Former Australian finance minister Mathias Cormann, who is vying to become the new head of the Organisation for Economic Co-operation and Development (OECD), says he would pursue an “ambitious” and “global” approach to help countries become carbon-neutral by 2050.
Mr Cormann, Australia’s longest-serving finance minister until last year, is one of two candidates hoping to take over as OECD secretary-general from outgoing Angel Gurria.
But last week, the heads of about 30 Australian and global charities and research institutions signed a letter urging the Paris-based organisation to drop Mr Cormann from the race, saying he had a public record of “thwarting effective climate action”.
Australia’s reliance on coal-fired power makes it one of the world’s largest emitters of carbon dioxide per capita and green groups have long lobbied the federal government to wean itself off fossil fuels, especially after devastating bushfires last year.
Mr Cormann told the Thomson Reuters Foundation that, if chosen to lead the OECD, he would work with others “to help countries around the world achieve global net-zero emissions by 2050”.
“Action on climate change, to be effective, requires an ambitious, globally coordinated approach. That has always been my view,” he said in emailed comments.
Chosen by its 37 member states, mainly wealthy countries, the global economic-policy body’s new secretary-general will be decided this month and serve a five-year term starting on June 1.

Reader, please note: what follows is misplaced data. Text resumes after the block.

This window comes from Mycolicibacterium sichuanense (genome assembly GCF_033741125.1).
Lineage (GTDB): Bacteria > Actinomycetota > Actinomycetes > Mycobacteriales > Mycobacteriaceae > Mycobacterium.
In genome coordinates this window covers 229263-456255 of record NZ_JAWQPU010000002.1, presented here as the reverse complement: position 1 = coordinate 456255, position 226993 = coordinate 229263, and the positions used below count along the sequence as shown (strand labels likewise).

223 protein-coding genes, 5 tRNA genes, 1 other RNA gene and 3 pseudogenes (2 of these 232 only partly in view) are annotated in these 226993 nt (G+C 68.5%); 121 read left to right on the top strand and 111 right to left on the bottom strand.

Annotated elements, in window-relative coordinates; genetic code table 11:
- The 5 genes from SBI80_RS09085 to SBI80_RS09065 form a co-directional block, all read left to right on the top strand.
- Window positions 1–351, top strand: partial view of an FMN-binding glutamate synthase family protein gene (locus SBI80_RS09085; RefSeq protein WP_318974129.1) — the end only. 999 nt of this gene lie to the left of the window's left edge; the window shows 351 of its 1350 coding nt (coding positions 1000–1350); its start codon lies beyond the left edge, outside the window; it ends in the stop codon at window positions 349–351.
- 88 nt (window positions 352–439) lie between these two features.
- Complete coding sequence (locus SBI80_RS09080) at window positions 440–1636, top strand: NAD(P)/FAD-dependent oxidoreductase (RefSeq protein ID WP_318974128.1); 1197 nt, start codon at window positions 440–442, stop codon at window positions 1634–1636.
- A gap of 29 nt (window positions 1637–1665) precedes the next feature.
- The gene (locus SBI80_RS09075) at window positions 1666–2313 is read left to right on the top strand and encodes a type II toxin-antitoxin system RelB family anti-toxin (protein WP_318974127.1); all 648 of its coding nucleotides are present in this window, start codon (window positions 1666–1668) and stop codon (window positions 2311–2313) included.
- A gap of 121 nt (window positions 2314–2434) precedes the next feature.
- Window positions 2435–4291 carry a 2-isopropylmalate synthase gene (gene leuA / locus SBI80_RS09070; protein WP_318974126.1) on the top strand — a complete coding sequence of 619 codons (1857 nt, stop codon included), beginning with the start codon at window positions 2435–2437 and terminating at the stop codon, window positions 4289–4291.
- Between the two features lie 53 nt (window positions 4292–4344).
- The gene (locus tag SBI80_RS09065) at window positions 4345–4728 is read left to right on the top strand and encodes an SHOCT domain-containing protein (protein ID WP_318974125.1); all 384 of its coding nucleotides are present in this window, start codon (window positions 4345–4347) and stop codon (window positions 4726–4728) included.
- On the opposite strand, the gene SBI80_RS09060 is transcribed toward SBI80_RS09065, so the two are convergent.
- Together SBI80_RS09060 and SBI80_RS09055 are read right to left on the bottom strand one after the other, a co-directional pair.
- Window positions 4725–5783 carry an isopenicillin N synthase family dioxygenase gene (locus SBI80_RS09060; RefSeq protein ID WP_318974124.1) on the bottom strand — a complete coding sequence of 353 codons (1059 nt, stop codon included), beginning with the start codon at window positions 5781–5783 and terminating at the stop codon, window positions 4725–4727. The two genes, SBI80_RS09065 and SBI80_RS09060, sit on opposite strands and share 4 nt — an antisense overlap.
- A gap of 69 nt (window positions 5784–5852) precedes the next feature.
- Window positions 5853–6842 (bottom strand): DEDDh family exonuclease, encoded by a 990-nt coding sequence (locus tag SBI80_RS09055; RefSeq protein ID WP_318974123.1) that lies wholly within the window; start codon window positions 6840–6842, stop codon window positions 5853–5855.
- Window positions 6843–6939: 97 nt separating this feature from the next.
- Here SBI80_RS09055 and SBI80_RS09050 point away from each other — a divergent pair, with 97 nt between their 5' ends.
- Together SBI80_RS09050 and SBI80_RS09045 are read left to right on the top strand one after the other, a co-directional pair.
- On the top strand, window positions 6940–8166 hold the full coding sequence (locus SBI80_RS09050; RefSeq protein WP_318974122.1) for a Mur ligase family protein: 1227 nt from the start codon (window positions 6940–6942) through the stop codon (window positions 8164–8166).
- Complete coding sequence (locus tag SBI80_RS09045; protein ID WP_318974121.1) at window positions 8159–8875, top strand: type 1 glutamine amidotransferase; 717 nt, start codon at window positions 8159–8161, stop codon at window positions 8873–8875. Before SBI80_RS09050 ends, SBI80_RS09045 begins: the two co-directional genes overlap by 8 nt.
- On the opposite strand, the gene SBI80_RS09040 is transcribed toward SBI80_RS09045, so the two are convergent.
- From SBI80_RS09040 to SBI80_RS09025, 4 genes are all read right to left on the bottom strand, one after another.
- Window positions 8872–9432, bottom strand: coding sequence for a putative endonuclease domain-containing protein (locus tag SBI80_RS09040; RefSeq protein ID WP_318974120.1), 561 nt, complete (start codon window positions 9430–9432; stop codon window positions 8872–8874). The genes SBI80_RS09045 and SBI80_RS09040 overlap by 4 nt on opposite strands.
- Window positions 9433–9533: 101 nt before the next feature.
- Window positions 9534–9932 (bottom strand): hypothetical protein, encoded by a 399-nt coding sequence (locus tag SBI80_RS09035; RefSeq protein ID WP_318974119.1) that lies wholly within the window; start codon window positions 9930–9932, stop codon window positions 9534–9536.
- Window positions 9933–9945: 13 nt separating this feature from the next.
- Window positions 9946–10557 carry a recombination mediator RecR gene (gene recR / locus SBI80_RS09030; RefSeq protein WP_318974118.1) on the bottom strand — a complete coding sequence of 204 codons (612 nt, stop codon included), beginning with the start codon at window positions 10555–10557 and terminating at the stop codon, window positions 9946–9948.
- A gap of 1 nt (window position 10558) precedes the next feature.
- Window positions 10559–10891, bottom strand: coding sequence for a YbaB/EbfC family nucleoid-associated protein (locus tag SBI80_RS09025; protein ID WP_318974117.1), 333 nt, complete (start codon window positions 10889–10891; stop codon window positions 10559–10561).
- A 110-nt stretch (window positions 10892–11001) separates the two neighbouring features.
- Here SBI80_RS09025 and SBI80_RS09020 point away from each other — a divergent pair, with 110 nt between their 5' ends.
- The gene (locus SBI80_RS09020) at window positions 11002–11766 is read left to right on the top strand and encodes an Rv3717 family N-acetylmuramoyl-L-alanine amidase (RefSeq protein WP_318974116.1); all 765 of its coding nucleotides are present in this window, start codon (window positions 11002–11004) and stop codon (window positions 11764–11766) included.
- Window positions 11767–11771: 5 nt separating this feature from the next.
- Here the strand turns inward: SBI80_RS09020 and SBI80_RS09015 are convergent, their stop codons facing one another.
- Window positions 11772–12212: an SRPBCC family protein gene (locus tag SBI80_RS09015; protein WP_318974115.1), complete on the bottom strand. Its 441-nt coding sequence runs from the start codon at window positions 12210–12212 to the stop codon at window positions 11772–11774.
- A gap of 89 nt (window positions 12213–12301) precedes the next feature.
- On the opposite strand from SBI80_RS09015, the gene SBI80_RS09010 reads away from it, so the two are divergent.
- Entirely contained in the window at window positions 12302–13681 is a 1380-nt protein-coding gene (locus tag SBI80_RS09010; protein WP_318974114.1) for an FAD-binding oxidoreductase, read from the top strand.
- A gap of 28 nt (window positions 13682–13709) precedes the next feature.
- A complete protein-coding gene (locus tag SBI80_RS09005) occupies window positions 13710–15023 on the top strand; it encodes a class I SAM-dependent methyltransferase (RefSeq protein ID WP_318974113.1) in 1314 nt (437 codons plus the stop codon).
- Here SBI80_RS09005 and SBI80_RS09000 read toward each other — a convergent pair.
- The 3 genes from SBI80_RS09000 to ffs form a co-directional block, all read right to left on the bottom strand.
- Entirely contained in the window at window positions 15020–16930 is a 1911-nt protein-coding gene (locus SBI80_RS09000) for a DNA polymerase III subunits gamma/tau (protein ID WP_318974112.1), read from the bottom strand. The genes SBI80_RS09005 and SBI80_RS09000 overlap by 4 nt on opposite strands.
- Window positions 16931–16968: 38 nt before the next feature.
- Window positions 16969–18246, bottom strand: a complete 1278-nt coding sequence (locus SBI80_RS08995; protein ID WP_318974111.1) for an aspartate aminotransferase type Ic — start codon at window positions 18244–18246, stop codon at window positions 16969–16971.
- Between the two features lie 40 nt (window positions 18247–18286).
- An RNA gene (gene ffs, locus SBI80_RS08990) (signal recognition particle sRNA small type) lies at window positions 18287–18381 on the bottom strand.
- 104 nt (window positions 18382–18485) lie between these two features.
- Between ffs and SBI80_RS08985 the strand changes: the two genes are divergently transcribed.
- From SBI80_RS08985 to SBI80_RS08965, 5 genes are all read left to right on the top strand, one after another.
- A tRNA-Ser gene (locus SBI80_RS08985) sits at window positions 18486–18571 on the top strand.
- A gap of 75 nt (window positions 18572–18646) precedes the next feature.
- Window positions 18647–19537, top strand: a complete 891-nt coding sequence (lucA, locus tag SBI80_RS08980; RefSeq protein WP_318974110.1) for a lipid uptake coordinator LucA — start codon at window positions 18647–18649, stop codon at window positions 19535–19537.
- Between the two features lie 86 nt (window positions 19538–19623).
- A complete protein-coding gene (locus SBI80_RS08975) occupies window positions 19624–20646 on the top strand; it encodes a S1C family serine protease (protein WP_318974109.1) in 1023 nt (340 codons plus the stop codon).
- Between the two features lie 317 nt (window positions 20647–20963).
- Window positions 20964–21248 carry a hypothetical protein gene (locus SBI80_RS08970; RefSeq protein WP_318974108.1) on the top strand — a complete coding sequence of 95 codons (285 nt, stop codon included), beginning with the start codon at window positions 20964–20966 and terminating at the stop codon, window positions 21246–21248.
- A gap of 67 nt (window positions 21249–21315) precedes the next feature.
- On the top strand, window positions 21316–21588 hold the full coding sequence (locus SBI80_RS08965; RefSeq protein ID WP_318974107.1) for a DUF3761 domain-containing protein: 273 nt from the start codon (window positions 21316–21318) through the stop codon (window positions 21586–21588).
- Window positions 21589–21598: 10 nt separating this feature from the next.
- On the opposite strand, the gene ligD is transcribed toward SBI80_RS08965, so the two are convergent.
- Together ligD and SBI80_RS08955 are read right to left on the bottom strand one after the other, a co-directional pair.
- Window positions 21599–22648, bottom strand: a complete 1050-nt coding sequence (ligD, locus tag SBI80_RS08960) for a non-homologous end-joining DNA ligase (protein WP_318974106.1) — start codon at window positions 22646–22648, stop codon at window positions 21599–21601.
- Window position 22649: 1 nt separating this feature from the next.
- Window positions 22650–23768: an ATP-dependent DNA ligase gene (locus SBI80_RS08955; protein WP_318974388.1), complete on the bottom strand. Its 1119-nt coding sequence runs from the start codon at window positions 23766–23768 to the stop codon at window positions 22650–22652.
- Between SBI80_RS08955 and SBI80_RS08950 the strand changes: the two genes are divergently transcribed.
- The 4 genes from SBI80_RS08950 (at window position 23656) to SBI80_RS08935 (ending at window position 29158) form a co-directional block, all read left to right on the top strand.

Mr Cormann, who was born in Belgium and migrated to Australia in 1996, said the OECD must provide leadership on climate change, adding that the targets set in the 2015 Paris Agreement were a foundation to build upon.
“I would work with member countries and partner organisations to deploy every policy and analytical capability available through the OECD to help economies around the world achieve global net-zero emissions by 2050,” he said.
The OECD could help identify solutions that maximise emissions reductions in a way that is “economically responsible” and keeps energy affordable, he added.
But “different countries will have different means of contributing to the global emissions reduction effort,” he noted.
“Australia… is in a prime position to export clean energy to the world, for example through the development of a world-leading hydrogen industry,” he added.
The European Union’s former trade commissioner, Cecilia Malmstrom, is the other candidate for the OECD’s top job and, if successful, she would be its first female head.
As EU commissioner, Ms Malmstrom called on European countries to be more ambitious on issues such as climate change and pushed for greater environmental safeguards in trade agreements.
Climate change is the “most urgent crisis for humanity,” she said in media interviews last year.